# Modifying the Collatz conjecture so that when $n$ is odd: $3n + x$

Modifying the Collatz conjecture so that when $$n$$ is odd: $$3n + x$$ and where $$x$$ is odd and $$x > 1$$.

For any odd $$x$$, starting the sequence at $$n = x$$ will always lead to a loop:

$$x \to 3x + x = 4x \to 2x \to x$$

But will there always be sequences that lead to infinite loops where $$n \neq x$$ (for every $$x > 1$$)?

Example, $$x=17$$, $$n=27$$:

$$27,98,49,164,82,41,140,70,\underline{35},122,61,200,100,50,25,92,46,23,86,43,146,73,236,118,59,194,97,308,154,77,248,124,62,31,110,55,182,91,290,145,452,226,113,356,178,89,284,142,71,230,115,362,181,560,280,140,70,\underline{35}$$

Example, $$x=11$$, $$n=37$$:

$$37,122,61,194,97,302,151,464,232, \underline{116},58,29,98,49,158,79,248,124,62,31,104,52,26,13,50,25,86,43,140,70,35,\underline{116}$$

Example, $$x=7$$, $$n=27$$:

$$27,88,44,\underline{22},11,40,20,5,\underline{22}$$

• Where does the extra $x$ come from in $x \to 3x + x$? Commented Aug 28, 2020 at 10:20
• its a sequence where $n=x$
– EMN
Commented Aug 28, 2020 at 10:22
• The second example is the same loop as the $n=x$ loop (note that $3$ is in the loop). The first does not contain $17$ though.
– lulu
Commented Aug 28, 2020 at 10:37
• I guess I'd start by testing the first $100$ values of $x$, or more if you can. As in my prior comment, I think you want to add the condition that the new loop does not contain $x$....after all, the analog of the Collatz conjecture for your process would be "show that every starting point eventually reaches the loop generated by $x$", if I have understood the spirit of your question correctly. Your first example shows that this is not true for $x=35$.
– lulu
Commented Aug 28, 2020 at 10:41
• Typo: in my prior comment, I meant to refer to $x=17$, with starting point $35$.
– lulu
Commented Aug 28, 2020 at 10:46

We can replace $$3n+1$$ with $$3n+x$$ (taking $$x>0$$ for simplicity) in the definition of the Collatz function, and we get Collatz-like behavior as long as $$x$$ is odd. When $$x=3y$$, there's no point using it; it will just act like $$3n+y$$, but with everything multiplied by $$3$$. Thus, the good choices for $$x$$ are odd numbers that are not multiples of $$3$$, i.e., numbers relatively prime to $$6$$, i.e., numbers adjacent to multiples of $$6$$, such as $$1,5,7,11,13,17,19,\ldots$$.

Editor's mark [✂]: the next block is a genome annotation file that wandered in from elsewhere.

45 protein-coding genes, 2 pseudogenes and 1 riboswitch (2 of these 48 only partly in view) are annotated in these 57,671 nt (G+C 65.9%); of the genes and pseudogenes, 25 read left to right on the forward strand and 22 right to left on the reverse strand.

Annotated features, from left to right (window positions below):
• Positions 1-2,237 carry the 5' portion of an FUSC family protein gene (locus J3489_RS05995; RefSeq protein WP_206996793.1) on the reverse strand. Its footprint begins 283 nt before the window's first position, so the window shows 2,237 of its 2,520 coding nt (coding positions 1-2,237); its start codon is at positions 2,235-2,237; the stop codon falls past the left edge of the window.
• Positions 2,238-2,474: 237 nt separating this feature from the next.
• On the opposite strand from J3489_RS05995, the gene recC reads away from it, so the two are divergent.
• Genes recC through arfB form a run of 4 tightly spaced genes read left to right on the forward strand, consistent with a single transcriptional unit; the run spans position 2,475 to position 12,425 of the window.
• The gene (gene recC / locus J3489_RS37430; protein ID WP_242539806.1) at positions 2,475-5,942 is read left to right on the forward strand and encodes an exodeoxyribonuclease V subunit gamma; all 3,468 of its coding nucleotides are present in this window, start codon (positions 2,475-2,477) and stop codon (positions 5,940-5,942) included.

It turns out that replacing $$1$$ with $$x$$ is precisely equivalent to applying the original Collatz function to fractions with denominator $$x$$, and only writing down the numerators. Observe:

Using $$3n+1$$:

$$\frac15\to\frac85\to\frac45\to\frac25\to\frac15\to\cdots$$

Using $$3n+5$$:

$$1\to 8\to 4\to 2\to 1\to\cdots$$

When you plug in $$n=x$$, you have simply plugged in the number $$1$$, and you'll get familiar behavior, but with all numbers multiplied by $$x$$. Thus:

Using $$3n+1$$:

$$1\to 4\to 2\to 1\to\cdots$$

Using $$3n+5$$:

$$5\to 20\to 10\to 5\to\cdots$$

This works as a special case of the above, because $$1=\frac55, 4=\frac{20}5, 2=\frac{10}5$$. For this reason, it suffices to plug in values of $$n$$ that have no common factors with $$x$$. If you have $$x=35$$, and you want to know what happens with starting values such as $$n=7, 21, 49, 63$$, simply set $$x=5$$ instead, and consider starting values $$n=1,3,7,9$$.

Anyway, it appears that, for each admissible $$x$$, there exists a set of loops into which all trajectories fall. There is no value of $$x$$ for which anyone has discovered a divergent trajectory, and there is no value of $$x$$ for which anyone has proved that a finite set of loops will catch all inputs.

For some values of $$x$$, there are multiple loops available for trajectories to fall into; for others (such as $$x=1$$), we seem to have only a single loop capturing all trajectories coprime to $$x$$. Examples of the latter, besides $$x=1$$, are $$x=7, 19, 31, 41, 43, 49, 53$$, and $$65$$